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HELP! Bios shows CPU running faster than designed, is this possible?

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  • New Build
  • BIOS
  • CPUs
  • Processors
  • Systems
Last response: in Systems
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July 28, 2012 1:37:56 PM

Hi. I have just completed a new build PC, no Windows 7 installed as of yet.

The processor is an i5 3470 3.2GHZ 6mb Cache, Memory 8GB 1600, MB Gigabite Z77-DS3H, 90GB SDD.

When i loaded up BIOS for the first time, it shows my CPU to be running at "3428 mhz". (might have been "3628 mhz"), but the processor is only stated to be a 3.2ghz...? :o 

I read that 1000mhz is 1ghz, so why does BIOS show my CPU to be running at 3428mhz... this equates to 3.4ghz (might have been 3.6ghz) doesnt it? How is this possible? :pt1cable: 

Has my MB overclocked my CPU automatically? Surely it should read; 3200mhz (being 3.2ghz)... im worried its going to burn out, or its stuck in 'turbo mode or something'... (which apparently is 3.6ghz)

Anyone shed any light on this?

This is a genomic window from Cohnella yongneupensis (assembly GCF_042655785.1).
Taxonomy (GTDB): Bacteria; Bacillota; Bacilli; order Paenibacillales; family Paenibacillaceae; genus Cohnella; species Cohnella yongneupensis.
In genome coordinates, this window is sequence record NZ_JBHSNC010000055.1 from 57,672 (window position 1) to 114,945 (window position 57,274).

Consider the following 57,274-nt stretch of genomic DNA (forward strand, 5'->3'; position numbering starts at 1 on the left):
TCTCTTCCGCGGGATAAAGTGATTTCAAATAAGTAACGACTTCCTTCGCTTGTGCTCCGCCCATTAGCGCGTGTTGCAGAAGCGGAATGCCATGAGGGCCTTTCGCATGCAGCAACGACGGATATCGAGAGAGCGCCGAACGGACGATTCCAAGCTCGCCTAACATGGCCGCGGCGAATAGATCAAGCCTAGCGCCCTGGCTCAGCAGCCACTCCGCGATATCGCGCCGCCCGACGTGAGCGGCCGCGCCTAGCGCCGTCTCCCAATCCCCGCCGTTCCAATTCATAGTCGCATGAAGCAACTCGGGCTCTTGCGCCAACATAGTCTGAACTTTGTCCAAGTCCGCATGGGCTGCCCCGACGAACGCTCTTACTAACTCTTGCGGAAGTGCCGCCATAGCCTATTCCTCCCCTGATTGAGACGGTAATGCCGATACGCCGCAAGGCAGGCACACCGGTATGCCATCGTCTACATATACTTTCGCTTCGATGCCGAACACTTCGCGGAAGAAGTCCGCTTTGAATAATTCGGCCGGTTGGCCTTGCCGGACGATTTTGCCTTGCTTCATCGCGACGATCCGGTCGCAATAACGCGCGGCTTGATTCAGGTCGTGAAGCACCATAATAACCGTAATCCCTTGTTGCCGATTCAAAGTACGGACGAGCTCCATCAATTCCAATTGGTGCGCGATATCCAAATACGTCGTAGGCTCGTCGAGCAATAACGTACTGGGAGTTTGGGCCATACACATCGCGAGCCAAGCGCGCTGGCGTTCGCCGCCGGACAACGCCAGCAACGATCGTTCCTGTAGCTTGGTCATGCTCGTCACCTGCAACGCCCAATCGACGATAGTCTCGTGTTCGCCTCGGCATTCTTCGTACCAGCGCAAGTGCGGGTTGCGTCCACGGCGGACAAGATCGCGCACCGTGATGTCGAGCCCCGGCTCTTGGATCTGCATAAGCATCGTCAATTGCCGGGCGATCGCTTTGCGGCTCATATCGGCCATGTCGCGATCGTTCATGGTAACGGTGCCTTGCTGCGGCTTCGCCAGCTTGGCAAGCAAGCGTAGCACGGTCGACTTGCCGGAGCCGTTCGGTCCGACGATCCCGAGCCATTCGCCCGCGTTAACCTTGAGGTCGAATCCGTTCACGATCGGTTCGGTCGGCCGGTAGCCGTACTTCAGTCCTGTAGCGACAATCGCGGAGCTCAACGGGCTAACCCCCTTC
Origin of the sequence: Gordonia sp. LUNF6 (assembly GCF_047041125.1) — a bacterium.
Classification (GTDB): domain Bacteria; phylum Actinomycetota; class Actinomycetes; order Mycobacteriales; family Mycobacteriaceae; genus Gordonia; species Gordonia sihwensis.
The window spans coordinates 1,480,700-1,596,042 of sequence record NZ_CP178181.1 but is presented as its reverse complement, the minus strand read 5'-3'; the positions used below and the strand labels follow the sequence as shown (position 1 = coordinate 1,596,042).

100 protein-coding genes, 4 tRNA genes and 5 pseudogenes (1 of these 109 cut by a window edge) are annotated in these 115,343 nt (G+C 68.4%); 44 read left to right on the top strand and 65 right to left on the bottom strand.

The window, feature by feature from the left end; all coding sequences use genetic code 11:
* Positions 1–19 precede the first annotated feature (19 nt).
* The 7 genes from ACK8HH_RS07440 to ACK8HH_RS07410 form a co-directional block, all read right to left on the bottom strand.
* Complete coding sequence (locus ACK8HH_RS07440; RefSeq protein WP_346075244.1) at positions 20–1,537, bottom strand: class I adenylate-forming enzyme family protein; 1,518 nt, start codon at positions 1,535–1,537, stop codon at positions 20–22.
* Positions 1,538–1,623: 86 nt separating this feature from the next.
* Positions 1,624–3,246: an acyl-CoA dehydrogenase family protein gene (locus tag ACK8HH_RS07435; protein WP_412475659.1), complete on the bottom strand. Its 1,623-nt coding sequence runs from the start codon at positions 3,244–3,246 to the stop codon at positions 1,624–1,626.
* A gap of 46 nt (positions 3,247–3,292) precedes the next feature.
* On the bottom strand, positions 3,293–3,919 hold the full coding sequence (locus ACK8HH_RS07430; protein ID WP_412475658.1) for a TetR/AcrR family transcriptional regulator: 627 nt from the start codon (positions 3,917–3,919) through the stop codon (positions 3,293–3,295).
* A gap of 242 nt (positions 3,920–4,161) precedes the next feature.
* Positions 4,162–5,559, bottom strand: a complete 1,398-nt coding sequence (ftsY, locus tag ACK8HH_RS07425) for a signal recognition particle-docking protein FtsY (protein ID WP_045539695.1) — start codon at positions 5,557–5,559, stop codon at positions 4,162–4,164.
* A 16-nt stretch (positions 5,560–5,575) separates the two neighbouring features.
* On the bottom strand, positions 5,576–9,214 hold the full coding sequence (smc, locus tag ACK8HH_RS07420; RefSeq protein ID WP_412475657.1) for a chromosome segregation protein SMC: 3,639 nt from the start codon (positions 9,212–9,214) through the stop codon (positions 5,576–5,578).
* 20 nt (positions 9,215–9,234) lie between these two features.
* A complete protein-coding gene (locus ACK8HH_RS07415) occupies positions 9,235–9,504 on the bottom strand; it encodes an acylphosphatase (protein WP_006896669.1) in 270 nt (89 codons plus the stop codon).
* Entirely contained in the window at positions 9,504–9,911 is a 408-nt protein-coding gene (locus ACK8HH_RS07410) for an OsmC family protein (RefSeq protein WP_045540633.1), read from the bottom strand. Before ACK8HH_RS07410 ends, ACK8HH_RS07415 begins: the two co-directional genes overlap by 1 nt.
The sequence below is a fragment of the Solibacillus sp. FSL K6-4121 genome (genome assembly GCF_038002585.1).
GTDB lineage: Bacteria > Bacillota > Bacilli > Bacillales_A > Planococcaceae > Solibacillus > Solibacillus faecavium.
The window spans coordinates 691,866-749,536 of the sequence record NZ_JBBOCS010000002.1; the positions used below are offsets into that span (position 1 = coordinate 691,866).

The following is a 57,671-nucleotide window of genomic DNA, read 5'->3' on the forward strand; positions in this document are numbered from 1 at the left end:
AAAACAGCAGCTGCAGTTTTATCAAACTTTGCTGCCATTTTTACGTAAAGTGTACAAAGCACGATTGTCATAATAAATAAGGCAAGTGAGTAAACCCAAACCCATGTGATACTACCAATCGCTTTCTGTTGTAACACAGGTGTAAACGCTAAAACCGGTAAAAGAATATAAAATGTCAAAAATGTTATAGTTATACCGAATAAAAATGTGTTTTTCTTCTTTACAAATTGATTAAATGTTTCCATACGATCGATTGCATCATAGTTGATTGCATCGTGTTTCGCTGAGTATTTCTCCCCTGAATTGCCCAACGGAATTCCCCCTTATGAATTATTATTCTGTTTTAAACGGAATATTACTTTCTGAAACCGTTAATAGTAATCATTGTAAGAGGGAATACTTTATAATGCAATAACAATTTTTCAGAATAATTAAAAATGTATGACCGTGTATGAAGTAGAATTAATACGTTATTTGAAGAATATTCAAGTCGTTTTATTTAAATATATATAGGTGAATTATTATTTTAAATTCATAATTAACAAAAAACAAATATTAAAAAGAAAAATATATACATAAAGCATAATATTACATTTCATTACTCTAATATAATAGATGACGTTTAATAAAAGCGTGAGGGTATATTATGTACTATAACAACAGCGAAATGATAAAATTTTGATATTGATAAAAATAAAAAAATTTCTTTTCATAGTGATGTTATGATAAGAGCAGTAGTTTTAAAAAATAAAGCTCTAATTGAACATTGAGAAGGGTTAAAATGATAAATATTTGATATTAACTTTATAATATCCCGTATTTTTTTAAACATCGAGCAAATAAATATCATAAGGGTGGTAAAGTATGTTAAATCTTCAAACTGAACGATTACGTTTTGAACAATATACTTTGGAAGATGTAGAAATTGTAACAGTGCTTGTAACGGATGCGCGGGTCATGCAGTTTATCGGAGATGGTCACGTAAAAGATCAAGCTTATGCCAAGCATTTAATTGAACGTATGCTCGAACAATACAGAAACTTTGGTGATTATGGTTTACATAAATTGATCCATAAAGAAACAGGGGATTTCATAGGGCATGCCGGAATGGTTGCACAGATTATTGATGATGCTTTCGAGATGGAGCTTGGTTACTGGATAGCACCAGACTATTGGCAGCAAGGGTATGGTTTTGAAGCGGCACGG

Thanks!

Tom

More about : bios shows cpu running faster designed

a b à CPUs
July 28, 2012 1:54:29 PM

Quote:
Intel Core BX80637I53470 i5-3470 Processor
Discover you PC's full potential with the Intel Core BX80637I53470 i5-3470 Processor. The Intel Core i5-3470 CPU features Quad-Core and Hyper-Threading Technologies that deliver fast and efficient computing performance. With this impressive processor, you can seamlessly multitask and finish your work ahead of time. Equipped with an LGA1155 interface, it ensures a stable and reliable connection to your motherboard. To top it all, it offers a whopping 3.20GHz clock speed and 6MB Intel® Smart Cache to experience unrestricted and uninterrupted performance; enjoy a Max Turbo Frequency of 3.6GHz with Intel® Turbo Boost Technology. Purchase the Intel Core BX80637I53470 i5-3470 Processor today!


A computer will run a processor at full speed when initially booting. Just a wild guess, but I imagine that's what you're looking at.
a b à CPUs
July 28, 2012 1:54:52 PM

Absolutely possible. Some mobos (ASUS in particular) overclocks slightly by default, probably to get better benchmarks. Either way, a non-K edition Core i5 has a few unlocked multipliers above max turbo, so running at that speed is fine. Also, the processor can dynamically turbo up to a few bins (few hundred MHZ) above the default when only 1 or 2 or 3 cores are stressed. This is by design.
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